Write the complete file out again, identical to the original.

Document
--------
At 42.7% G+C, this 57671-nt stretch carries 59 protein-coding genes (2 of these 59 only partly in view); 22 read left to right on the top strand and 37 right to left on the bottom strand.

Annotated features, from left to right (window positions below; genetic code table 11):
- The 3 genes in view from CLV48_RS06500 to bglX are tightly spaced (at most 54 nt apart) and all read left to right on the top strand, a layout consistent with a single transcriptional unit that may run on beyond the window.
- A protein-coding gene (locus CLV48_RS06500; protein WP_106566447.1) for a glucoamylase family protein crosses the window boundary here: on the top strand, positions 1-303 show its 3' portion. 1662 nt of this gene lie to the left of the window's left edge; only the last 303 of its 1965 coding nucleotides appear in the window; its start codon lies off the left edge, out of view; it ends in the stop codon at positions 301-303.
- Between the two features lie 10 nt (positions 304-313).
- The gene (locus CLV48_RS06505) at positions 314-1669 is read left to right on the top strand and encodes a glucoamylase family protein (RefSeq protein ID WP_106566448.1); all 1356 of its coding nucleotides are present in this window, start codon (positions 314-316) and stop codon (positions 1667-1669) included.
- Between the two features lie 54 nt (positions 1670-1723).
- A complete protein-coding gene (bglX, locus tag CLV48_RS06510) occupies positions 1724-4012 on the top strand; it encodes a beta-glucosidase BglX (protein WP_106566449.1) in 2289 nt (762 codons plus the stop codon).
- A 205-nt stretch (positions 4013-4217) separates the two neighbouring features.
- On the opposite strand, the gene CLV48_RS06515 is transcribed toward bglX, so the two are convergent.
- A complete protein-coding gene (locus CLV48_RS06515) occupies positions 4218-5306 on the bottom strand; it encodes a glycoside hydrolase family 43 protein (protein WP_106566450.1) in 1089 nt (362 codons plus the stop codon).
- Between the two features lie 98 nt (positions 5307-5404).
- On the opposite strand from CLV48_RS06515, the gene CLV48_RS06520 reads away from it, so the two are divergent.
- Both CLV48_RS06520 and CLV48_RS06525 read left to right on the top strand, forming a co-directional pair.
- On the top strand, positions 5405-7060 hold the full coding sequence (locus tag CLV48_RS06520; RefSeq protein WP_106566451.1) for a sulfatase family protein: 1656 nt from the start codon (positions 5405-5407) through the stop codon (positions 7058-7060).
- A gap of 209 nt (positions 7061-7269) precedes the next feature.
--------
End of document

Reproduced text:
At 42.7% G+C, this 57671-nt stretch carries 59 protein-coding genes (2 of these 59 only partly in view); 22 read left to right on the top strand and 37 right to left on the bottom strand.

Annotated features, from left to right (window positions below; genetic code table 11):
- The 3 genes in view from CLV48_RS06500 to bglX are tightly spaced (at most 54 nt apart) and all read left to right on the top strand, a layout consistent with a single transcriptional unit that may run on beyond the window.
- A protein-coding gene (locus CLV48_RS06500; protein WP_106566447.1) for a glucoamylase family protein crosses the window boundary here: on the top strand, positions 1-303 show its 3' portion. 1662 nt of this gene lie to the left of the window's left edge; only the last 303 of its 1965 coding nucleotides appear in the window; its start codon lies off the left edge, out of view; it ends in the stop codon at positions 301-303.
- Between the two features lie 10 nt (positions 304-313).
- The gene (locus CLV48_RS06505) at positions 314-1669 is read left to right on the top strand and encodes a glucoamylase family protein (RefSeq protein ID WP_106566448.1); all 1356 of its coding nucleotides are present in this window, start codon (positions 314-316) and stop codon (positions 1667-1669) included.
- Between the two features lie 54 nt (positions 1670-1723).
- A complete protein-coding gene (bglX, locus tag CLV48_RS06510) occupies positions 1724-4012 on the top strand; it encodes a beta-glucosidase BglX (protein WP_106566449.1) in 2289 nt (762 codons plus the stop codon).
- A 205-nt stretch (positions 4013-4217) separates the two neighbouring features.
- On the opposite strand, the gene CLV48_RS06515 is transcribed toward bglX, so the two are convergent.
- A complete protein-coding gene (locus CLV48_RS06515) occupies positions 4218-5306 on the bottom strand; it encodes a glycoside hydrolase family 43 protein (protein WP_106566450.1) in 1089 nt (362 codons plus the stop codon).
- Between the two features lie 98 nt (positions 5307-5404).
- On the opposite strand from CLV48_RS06515, the gene CLV48_RS06520 reads away from it, so the two are divergent.
- Both CLV48_RS06520 and CLV48_RS06525 read left to right on the top strand, forming a co-directional pair.
- On the top strand, positions 5405-7060 hold the full coding sequence (locus tag CLV48_RS06520; RefSeq protein WP_106566451.1) for a sulfatase family protein: 1656 nt from the start codon (positions 5405-5407) through the stop codon (positions 7058-7060).
- A gap of 209 nt (positions 7061-7269) precedes the next feature.